The Aljafería is Spain's finest Islamic-era edifice outside Andalucía. Built as a fortified palace for Zaragoza's Islamic rulers in the 11th century, it underwent various alterations after 1118 when Zaragoza passed into Christian hands. In the 1490s the Reyes Católicos (Catholic Monarchs), Fernando and Isabel, tacked on their own palace. From the 1590s the Aljafería was developed into more of a fortress than a palace. Twentieth-century restorations brought it back to life, and Aragón's regional parliament has been housed here since 1987.
Inside the main gate, cross the rather dull introductory courtyard into the Patio de Santa Isabel, once the central courtyard of the Islamic palace. Here you encounter the delicate interwoven arches typical of the geometric mastery of Islamic architecture. Opening off the stunning northern portico is a small, octagonal oratorio (prayer room) with a superb horseshoe-arched doorway leading into its mihrab (prayer niche indicating the direction of Mecca). The finely chiselled floral motifs, Arabic inscriptions from the Quran and a pleasingly simple cupola are fine examples of Islamic art.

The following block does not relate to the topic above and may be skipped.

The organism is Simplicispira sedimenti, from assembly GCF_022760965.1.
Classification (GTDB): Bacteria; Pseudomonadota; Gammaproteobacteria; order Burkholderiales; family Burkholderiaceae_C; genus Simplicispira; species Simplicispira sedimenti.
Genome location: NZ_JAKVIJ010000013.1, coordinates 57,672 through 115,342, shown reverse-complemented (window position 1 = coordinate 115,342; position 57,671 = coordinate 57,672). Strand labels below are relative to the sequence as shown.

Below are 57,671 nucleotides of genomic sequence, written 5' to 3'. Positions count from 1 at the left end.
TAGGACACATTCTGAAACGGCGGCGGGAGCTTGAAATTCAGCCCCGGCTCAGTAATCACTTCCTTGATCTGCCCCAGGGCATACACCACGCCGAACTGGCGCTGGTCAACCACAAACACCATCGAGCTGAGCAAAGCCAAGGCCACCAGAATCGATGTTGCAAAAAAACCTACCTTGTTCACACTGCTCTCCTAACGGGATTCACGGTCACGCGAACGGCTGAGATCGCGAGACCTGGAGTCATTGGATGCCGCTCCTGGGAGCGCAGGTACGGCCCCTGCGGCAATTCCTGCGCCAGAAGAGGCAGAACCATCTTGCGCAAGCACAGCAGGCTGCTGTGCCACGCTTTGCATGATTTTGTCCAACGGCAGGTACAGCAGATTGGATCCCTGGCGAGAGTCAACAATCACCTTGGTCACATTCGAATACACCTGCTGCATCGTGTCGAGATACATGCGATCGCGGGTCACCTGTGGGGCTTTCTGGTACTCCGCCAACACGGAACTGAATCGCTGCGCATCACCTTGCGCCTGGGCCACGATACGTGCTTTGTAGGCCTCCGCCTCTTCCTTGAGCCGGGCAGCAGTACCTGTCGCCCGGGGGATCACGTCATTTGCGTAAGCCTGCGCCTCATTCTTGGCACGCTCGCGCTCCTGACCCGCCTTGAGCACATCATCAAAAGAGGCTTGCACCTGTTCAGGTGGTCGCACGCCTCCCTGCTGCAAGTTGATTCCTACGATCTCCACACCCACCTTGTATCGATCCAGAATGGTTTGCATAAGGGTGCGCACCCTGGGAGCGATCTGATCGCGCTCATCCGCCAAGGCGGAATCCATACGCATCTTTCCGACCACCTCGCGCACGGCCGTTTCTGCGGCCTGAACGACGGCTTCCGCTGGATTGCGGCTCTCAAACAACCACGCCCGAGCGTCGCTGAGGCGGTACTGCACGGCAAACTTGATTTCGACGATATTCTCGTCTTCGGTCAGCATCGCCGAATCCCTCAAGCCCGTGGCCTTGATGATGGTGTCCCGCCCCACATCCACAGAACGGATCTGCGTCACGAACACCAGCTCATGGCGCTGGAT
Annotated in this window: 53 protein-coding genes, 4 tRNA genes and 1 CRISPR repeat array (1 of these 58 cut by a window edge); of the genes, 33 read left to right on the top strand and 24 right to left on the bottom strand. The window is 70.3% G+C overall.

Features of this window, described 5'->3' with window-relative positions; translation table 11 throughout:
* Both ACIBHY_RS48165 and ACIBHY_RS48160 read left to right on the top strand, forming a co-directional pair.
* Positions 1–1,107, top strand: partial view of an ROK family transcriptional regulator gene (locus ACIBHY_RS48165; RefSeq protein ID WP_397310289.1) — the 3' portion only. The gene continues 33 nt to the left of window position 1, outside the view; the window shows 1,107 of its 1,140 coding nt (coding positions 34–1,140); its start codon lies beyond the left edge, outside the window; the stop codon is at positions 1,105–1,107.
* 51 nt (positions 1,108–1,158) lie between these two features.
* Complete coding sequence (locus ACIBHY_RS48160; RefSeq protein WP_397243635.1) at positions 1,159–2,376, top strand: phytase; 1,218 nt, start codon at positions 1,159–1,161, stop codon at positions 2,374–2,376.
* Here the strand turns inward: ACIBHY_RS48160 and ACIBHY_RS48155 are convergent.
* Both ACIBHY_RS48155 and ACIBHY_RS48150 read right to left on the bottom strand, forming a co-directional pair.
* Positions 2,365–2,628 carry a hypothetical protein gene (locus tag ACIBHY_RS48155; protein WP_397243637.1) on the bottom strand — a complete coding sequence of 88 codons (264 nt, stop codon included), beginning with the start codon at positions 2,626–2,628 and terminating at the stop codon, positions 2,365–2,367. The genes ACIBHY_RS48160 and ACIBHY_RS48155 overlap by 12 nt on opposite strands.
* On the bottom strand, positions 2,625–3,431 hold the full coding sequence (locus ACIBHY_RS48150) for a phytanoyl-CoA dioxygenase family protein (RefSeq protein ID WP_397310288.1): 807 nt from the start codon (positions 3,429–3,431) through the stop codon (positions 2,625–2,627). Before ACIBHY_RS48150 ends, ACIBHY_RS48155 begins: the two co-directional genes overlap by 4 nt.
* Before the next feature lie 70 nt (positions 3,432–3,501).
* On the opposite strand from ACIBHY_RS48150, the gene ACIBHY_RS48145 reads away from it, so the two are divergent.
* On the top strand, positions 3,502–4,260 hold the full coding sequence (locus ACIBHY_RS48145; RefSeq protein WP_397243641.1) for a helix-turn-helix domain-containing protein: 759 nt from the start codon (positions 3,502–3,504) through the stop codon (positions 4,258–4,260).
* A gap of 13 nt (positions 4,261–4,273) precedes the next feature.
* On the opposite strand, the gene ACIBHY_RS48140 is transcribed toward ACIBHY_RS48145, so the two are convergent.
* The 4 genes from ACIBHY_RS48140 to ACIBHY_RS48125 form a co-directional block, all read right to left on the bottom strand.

Moving upstairs, you pass through rooms of the Palacio Cristiano Medieval, created mostly by Aragonese monarchs in the 14th century, followed by the Palacio de los Reyes Católicos (Catholic Monarchs' Palace) which, as though by way of riposte to the Islamic finery beneath it, contains some exquisite Mudéjar coffered ceilings, especially in the lavish Salón del Trono (Throne Room).
Spanish-language tours take place several times a day, and there are two daily tours each in English and French in July and August. The palace is often closed Thursday, Friday morning or Sunday afternoon in non-peak times.